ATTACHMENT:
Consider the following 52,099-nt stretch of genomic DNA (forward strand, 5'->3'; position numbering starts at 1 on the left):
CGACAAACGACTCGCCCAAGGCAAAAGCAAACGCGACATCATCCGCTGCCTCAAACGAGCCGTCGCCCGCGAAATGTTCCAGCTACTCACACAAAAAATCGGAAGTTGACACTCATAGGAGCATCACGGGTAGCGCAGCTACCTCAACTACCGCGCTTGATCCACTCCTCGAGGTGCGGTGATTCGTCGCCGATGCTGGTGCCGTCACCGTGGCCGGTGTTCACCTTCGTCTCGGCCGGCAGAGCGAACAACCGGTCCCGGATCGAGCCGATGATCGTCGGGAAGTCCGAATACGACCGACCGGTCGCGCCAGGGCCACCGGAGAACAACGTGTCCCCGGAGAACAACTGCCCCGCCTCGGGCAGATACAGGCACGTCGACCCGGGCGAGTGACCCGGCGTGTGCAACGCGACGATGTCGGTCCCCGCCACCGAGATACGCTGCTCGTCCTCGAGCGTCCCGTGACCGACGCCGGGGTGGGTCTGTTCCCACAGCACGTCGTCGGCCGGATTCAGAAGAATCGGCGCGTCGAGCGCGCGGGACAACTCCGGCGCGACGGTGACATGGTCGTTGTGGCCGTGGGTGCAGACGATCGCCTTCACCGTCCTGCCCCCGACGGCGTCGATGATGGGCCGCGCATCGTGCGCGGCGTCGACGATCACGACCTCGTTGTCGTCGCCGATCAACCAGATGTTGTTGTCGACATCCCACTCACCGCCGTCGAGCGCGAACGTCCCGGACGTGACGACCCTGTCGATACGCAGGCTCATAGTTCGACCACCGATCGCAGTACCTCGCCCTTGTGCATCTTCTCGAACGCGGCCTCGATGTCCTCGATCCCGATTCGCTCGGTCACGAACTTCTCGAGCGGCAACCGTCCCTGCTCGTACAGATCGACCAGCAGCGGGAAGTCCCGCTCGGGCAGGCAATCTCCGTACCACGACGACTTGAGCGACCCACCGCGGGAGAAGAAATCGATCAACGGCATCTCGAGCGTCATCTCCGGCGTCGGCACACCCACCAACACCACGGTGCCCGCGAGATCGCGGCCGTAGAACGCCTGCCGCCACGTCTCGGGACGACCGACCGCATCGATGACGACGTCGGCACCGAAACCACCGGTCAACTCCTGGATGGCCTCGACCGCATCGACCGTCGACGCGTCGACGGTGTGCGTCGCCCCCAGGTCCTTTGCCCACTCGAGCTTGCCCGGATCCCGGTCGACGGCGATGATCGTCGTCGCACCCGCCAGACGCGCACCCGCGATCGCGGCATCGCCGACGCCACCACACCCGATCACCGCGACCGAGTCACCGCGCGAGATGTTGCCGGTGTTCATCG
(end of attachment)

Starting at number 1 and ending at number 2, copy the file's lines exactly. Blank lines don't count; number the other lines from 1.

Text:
Consider the following 52,099-nt stretch of genomic DNA (forward strand, 5'->3'; position numbering starts at 1 on the left):
CGACAAACGACTCGCCCAAGGCAAAAGCAAACGCGACATCATCCGCTGCCTCAAACGAGCCGTCGCCCGCGAAATGTTCCAGCTACTCACACAAAAAATCGGAAGTTGACACTCATAGGAGCATCACGGGTAGCGCAGCTACCTCAACTACCGCGCTTGATCCACTCCTCGAGGTGCGGTGATTCGTCGCCGATGCTGGTGCCGTCACCGTGGCCGGTGTTCACCTTCGTCTCGGCCGGCAGAGCGAACAACCGGTCCCGGATCGAGCCGATGATCGTCGGGAAGTCCGAATACGACCGACCGGTCGCGCCAGGGCCACCGGAGAACAACGTGTCCCCGGAGAACAACTGCCCCGCCTCGGGCAGATACAGGCACGTCGACCCGGGCGAGTGACCCGGCGTGTGCAACGCGACGATGTCGGTCCCCGCCACCGAGATACGCTGCTCGTCCTCGAGCGTCCCGTGACCGACGCCGGGGTGGGTCTGTTCCCACAGCACGTCGTCGGCCGGATTCAGAAGAATCGGCGCGTCGAGCGCGCGGGACAACTCCGGCGCGACGGTGACATGGTCGTTGTGGCCGTGGGTGCAGACGATCGCCTTCACCGTCCTGCCCCCGACGGCGTCGATGATGGGCCGCGCATCGTGCGCGGCGTCGACGATCACGACCTCGTTGTCGTCGCCGATCAACCAGATGTTGTTGTCGACATCCCACTCACCGCCGTCGAGCGCGAACGTCCCGGACGTGACGACCCTGTCGATACGCAGGCTCATAGTTCGACCACCGATCGCAGTACCTCGCCCTTGTGCATCTTCTCGAACGCGGCCTCGATGTCCTCGATCCCGATTCGCTCGGTCACGAACTTCTCGAGCGGCAACCGTCCCTGCTCGTACAGATCGACCAGCAGCGGGAAGTCCCGCTCGGGCAGGCAATCTCCGTACCACGACGACTTGAGCGACCCACCGCGGGAGAAGAAATCGATCAACGGCATCTCGAGCGTCATCTCCGGCGTCGGCACACCCACCAACACCACGGTGCCCGCGAGATCGCGGCCGTAGAACGCCTGCCGCCACGTCTCGGGACGACCGACCGCATCGATGACGACGTCGGCACCGAAACCACCGGTCAACTCCTGGATGGCCTCGACCGCATCGACCGTCGACGCGTCGACGGTGTGCGTCGCCCCCAGGTCCTTTGCCCACTCGAGCTTGCCCGGATCCCGGTCGACGGCGATGATCGTCGTCGCACCCGCCAGACGCGCACCCGCGATCGCGGCATCGCCGACGCCACCACACCCGATCACCGCGACCGAGTCACCGCGCGAGATGTTGCCGGTGTTCATCG